Networking: Making Your Message Heard

image: Ishka Michock

Networking is a set of mini-presentations sneakily disguised as a chat but don’t be fooled, you should treat every networking conversation as a speaking opportunity, a chance toget your message heard and more importantly, remembered.

Here are some tips for successful networking:

  1. The Hard Sell – At networking sessions you will meet a number of people who come up to you, foist their business card upon you and tell you why you have no choice but to hire their company. This is not what you should be doing at networking sessions, networking is about building up contacts that can help you sell your product. It’s about people hearing your presentation or pitch and telling their friends about it, because it’s the friends who will become your customers, if you put people off by being too aggressive then their friends will never hear about you, or if they do then they certainly won’t want to do business with you.
  2. Preparation and Practice – Even though you may only have a short amount of time to tell your potential contacts about you and your company, you still need to work out what you want to say, how you want to say it and practice it so that you sound confident and experienced.
  3. Know Your Audience – Don’t just walk into the room cold, find out who will be attending. Some events, like those advertised on LinkedIn Events, will have a list of attendees and look at the list and see which of the attendees will be useful to you, perhaps some will be technical and others will be less technical, this might mean that you can give a more technical mini-speech for the technical networkers and a layman’s version for everyone else.
  4. Slow Down – You meet a potential contact but you’ve only a short amount of time so you speak extra-fast to give them as much information as possible. Stop. Slow down. Find the your key message and information and say it within the first 10-20 seconds of your mini-speech, say it slowly and clearly so that even if this is all that you have the chance to say then your listeners will have a clear idea of who you are and what you can do.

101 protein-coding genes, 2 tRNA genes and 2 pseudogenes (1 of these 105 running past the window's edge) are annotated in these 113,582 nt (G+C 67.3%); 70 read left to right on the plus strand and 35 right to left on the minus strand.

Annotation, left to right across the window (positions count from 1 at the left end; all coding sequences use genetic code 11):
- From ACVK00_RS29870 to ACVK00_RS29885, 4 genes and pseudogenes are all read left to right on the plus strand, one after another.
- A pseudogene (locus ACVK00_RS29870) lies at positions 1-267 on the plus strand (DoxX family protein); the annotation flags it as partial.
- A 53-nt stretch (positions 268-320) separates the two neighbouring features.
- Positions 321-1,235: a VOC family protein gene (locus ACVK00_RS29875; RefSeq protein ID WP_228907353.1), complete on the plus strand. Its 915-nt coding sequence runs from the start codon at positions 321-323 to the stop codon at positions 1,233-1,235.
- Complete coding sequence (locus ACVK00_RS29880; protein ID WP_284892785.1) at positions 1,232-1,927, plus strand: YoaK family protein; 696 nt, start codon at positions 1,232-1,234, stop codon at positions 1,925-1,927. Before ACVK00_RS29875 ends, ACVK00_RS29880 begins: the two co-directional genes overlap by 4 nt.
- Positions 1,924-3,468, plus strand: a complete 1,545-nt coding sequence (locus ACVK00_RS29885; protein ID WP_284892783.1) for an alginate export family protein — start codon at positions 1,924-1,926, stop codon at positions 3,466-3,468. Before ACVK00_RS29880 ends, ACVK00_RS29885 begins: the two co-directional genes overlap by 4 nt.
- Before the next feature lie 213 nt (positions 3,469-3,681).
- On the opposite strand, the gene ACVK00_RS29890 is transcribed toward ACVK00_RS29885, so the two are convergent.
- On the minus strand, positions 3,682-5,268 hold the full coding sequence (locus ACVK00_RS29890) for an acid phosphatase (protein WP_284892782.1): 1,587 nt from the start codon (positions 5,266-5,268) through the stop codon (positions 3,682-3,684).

5. Keep Attention On You – One big mistake networkers do is that they distract their listeners from what they’re saying by handing out their brochures or business cards while they were speaking, this causes the listeners to do two things at once – look at the brochure and listen to you but not giving 100% to either. Don’t do this, give them your message, make sure they’re paying full attention to you and when you’re finished then give out your brochures and business cards.
  6. Me Me Me – Don’t talk about you, your company or your product, talk about what you’ve done or can do for your clients, give examples or stories. This helps your listeners imagine how useful and necessary you are.
  7. Make Them Want Your Business Card – Charm your listeners, entertain them, make them believe that you’re not there for business but just to chat and make friends, make them like you and above all, make them think “This is an interesting person, I want to keep in touch, I know people who might be interested in talking to him/her, I must get their business card”. This is what a good networking speech should do….
2 Comments
  1. Agree on all accounts, but I would add one more item: in those few short minutes you have, take time to listen to the other person. Networking is always two-way (3, 4?), not a monologue. And those that do tend to make it into a monologue… See your own example in #1. As a Dutch comedian once said: “They thrust you a business card. You just nod and don’t listen and when they ask who you are, you just return their own card. 9 Times out of 10 they’ll just put in their pocket without glancing and will move on to the next person before you have finished your first line.”
    Maybe it’s an aspect of #7, but it is worth to mention specifically.
    People like to talk about themselves. Let them. Even if it reveals the person is not a direct business opportunity, it might set you on the path to somebody who is or might give you ideas to branch out.

  2. Great post! Another thing I would suggest is ask those that you do talk to who / what type of people they would like you to mention them to, it makes them remember you more as someone who wants to help them and it also allows you to ask them to do likewise without being pushy.

Comments are closed.